Such a case as this is probably wholly without a parallel in the history of the world, when the legislative government of a state being held back by conscientious scruples from adopting military measures for the public defense in a case of imminent danger, the whole community rise voluntarily at the call of a private citizen, to organize and arm themselves under the executive power. There was, it is true, very much in the peculiar circumstances of the occasion to give efficiency to the measures which Franklin adopted, but there are very few men who, even in such circumstances, would have conceived of such a design, or could have accomplished it, if they had made the attempt. The officers of the Philadelphia regiment, organized from these volunteers, chose Franklin their colonel. He however declined the appointment, considering himself, as he said, not qualified for it. They then appointed another man. Franklin, however, continued to be foremost in all the movements and plans for maturing and carrying into effect the military arrangements that were required. Among other things, he conceived the idea of constructing a battery on the bank of the river below the town, to defend it from ships that might attempt to come up the river. To construct this battery, and to provide cannon for it, would require a considerable amount of money; and in order to raise the necessary funds, Franklin proposed a public lottery. He considered the emergency of the crisis, as it would seem, a sufficient justification for a resort to such a measure. The lottery was arranged, and the tickets offered for sale. They were taken very fast, for the whole community were deeply interested in the success of the enterprise. The money was thus raised and the battery was erected. The walls of it were made of logs framed together, the space between being filled with earth. The great difficulty, however, was to obtain cannon for the armament of the battery. The associates succeeded at length in finding a few pieces of old ordnance in Boston which they could
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buy. These they procured and mounted in their places on the battery. They then sent to England to obtain more; and in the mean time Franklin was dispatched as a commissioner to New York, to attempt to borrow some cannon there, to be used until those which they expected to receive from England should arrive. His application was in the end successful, though the consent of Governor Clinton, to whom the application was made, was gained in a somewhat singular way. “At first,” says Franklin, “he refused us peremptorily; but at dinner with his council, where there was great drinking of Madeira wine, as the custom of the place then was, he softened by degrees, and said he would lend ussixa few more bumpers he advanced to. After ten; and at length he very good-naturedly concededeighteen.”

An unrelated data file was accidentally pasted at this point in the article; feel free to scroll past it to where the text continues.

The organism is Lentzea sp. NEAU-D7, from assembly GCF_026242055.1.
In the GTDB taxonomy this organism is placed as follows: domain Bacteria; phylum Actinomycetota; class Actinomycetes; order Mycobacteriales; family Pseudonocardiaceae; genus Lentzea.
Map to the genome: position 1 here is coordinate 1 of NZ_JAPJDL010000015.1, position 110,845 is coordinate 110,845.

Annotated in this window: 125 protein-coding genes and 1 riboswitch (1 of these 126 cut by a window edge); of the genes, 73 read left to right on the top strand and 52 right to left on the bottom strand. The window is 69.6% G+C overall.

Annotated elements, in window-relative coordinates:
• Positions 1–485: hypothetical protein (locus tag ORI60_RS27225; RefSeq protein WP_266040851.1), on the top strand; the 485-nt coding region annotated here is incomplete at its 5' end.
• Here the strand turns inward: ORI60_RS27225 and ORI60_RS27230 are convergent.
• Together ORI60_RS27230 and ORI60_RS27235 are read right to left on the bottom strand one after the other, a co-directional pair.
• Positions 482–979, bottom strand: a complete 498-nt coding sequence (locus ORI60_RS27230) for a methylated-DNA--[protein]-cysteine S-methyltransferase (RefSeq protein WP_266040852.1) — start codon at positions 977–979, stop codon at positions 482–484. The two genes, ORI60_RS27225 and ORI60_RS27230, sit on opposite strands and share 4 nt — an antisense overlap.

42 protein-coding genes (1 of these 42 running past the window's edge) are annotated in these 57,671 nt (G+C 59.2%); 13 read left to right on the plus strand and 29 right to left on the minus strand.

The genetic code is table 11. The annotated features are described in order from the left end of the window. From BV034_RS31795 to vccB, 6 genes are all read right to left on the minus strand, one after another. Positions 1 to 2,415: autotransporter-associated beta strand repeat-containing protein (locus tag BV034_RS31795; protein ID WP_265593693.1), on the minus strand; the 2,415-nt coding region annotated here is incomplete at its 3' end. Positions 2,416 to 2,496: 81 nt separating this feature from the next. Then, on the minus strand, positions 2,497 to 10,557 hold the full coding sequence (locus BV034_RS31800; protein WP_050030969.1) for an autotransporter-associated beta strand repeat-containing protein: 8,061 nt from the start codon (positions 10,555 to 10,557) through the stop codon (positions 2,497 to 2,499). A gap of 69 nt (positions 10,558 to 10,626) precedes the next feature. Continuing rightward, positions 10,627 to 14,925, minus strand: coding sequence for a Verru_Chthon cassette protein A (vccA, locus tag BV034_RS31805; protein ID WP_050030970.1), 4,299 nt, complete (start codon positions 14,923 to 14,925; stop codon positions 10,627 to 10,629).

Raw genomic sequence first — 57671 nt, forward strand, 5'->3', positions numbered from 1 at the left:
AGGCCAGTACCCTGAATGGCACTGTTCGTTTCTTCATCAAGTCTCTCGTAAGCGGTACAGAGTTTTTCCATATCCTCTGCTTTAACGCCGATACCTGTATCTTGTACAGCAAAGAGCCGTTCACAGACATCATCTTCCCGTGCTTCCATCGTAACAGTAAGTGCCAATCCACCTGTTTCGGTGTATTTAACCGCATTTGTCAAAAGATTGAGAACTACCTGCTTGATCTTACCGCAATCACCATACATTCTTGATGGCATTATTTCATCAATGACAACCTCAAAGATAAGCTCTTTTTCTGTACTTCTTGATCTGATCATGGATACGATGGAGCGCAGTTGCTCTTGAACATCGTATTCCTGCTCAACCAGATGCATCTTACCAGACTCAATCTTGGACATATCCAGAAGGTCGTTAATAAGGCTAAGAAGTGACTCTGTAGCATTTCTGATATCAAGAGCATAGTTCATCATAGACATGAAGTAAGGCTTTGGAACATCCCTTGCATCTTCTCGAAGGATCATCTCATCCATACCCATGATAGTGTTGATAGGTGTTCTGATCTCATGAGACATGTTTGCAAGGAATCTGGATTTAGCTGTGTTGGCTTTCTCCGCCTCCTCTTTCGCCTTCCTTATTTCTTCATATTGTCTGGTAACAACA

The pieces thus borrowed were eighteen pounders, all in excellent order and well mounted on suitable carriages. They were soon transported to Philadelphia and set up in their places on the battery, where they remained while the war lasted. A company was organized to mount guard there by day and night. Franklin himself was one of this guard, and he regularly performed his duty as a common soldier, in rotation with the rest. In fact, one secret of the great ascendency which he acquired at this time over all those who were in any way connected with him, was the unassuming and unpretending spirit which he manifested. He never sought to appropriate to himself the credit of what he did, but always voluntarily assumed his full share of all labors and
Public Life Of Benjamin Franklin. By Jacob Abbott.
sacrifices that were required.
7
The members of the society of Friends were very numerous in Philadelphia at this time, and they held a controlling influence in the legislature. And inasmuch as the tenets of their society expressly forbade them to engage in war or war-like operations of any kind, no vote could be obtained in the legislature to provide for any military preparations. The Friends, however, were not disposed to insist so tenaciously upon their views as to be unwilling that others should act as they saw fit. It was even thought that many of them were willing to encourage and promote the measures which Franklin was pursuing for the defense of the province, so far as they could do so without directly violating their professed principles by acting personally in furtherance of them.
Various instances occurred of this tacit acquiescence on the part of the Friends in the defensive preparations which were going forward. It was proposed for example that the fire-company which has already been alluded to, should invest their surplus funds in lottery tickets, for the battery. The Friends would notvotefor this measure, but a sufficient number of them absented themselves from the meeting to allow the others to carry it. In the legislature moreover, they would sometimes grant money “for the king's use” the tacit understanding being that the funds were to be employed for military purposes. At one time, before the question of appropriating the surplus funds of the fire company was disposed of, Franklin had an idea—which he proposed to one of his friends—of introducing a resolution at a meeting of the company, for purchasing afire-enginewith the money. “And then,” said he, “we will buy acannonwith it, for no one can deny that that is afire-engine.”